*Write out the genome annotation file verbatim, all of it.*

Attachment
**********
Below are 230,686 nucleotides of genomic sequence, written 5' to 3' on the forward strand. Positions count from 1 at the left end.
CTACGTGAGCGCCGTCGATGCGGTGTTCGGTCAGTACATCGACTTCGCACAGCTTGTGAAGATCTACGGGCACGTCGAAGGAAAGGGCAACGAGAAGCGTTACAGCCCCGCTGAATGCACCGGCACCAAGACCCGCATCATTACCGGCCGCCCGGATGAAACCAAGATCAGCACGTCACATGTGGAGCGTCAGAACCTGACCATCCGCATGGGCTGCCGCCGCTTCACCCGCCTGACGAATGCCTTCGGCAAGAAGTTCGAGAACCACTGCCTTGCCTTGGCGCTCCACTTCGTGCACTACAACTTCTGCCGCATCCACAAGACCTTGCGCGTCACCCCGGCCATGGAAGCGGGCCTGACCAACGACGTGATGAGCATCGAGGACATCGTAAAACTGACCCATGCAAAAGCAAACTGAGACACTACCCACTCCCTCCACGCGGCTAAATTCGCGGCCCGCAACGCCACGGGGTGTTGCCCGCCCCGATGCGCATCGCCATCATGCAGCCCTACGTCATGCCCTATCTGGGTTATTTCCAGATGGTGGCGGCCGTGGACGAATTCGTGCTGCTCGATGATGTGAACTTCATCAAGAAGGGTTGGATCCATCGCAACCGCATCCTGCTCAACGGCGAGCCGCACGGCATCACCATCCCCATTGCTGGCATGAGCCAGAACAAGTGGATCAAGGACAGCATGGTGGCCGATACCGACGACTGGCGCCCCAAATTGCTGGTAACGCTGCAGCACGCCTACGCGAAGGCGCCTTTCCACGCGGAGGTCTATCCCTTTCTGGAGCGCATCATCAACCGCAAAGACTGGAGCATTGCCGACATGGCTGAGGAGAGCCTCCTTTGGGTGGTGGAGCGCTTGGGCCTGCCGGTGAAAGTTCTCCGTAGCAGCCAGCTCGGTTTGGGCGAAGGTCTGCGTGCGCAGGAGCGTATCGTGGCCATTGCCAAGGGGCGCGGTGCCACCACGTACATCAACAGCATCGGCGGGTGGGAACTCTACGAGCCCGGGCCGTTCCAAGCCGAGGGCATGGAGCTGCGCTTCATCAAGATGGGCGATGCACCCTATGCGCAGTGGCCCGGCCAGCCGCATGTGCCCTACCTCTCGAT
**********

Below are 230,686 nucleotides of genomic sequence, written 5' to 3' on the forward strand. Positions count from 1 at the left end.
CTACGTGAGCGCCGTCGATGCGGTGTTCGGTCAGTACATCGACTTCGCACAGCTTGTGAAGATCTACGGGCACGTCGAAGGAAAGGGCAACGAGAAGCGTTACAGCCCCGCTGAATGCACCGGCACCAAGACCCGCATCATTACCGGCCGCCCGGATGAAACCAAGATCAGCACGTCACATGTGGAGCGTCAGAACCTGACCATCCGCATGGGCTGCCGCCGCTTCACCCGCCTGACGAATGCCTTCGGCAAGAAGTTCGAGAACCACTGCCTTGCCTTGGCGCTCCACTTCGTGCACTACAACTTCTGCCGCATCCACAAGACCTTGCGCGTCACCCCGGCCATGGAAGCGGGCCTGACCAACGACGTGATGAGCATCGAGGACATCGTAAAACTGACCCATGCAAAAGCAAACTGAGACACTACCCACTCCCTCCACGCGGCTAAATTCGCGGCCCGCAACGCCACGGGGTGTTGCCCGCCCCGATGCGCATCGCCATCATGCAGCCCTACGTCATGCCCTATCTGGGTTATTTCCAGATGGTGGCGGCCGTGGACGAATTCGTGCTGCTCGATGATGTGAACTTCATCAAGAAGGGTTGGATCCATCGCAACCGCATCCTGCTCAACGGCGAGCCGCACGGCATCACCATCCCCATTGCTGGCATGAGCCAGAACAAGTGGATCAAGGACAGCATGGTGGCCGATACCGACGACTGGCGCCCCAAATTGCTGGTAACGCTGCAGCACGCCTACGCGAAGGCGCCTTTCCACGCGGAGGTCTATCCCTTTCTGGAGCGCATCATCAACCGCAAAGACTGGAGCATTGCCGACATGGCTGAGGAGAGCCTCCTTTGGGTGGTGGAGCGCTTGGGCCTGCCGGTGAAAGTTCTCCGTAGCAGCCAGCTCGGTTTGGGCGAAGGTCTGCGTGCGCAGGAGCGTATCGTGGCCATTGCCAAGGGGCGCGGTGCCACCACGTACATCAACAGCATCGGCGGGTGGGAACTCTACGAGCCCGGGCCGTTCCAAGCCGAGGGCATGGAGCTGCGCTTCATCAAGATGGGCGATGCACCCTATGCGCAGTGGCCCGGCCAGCCGCATGTGCCCTACCTCTCGAT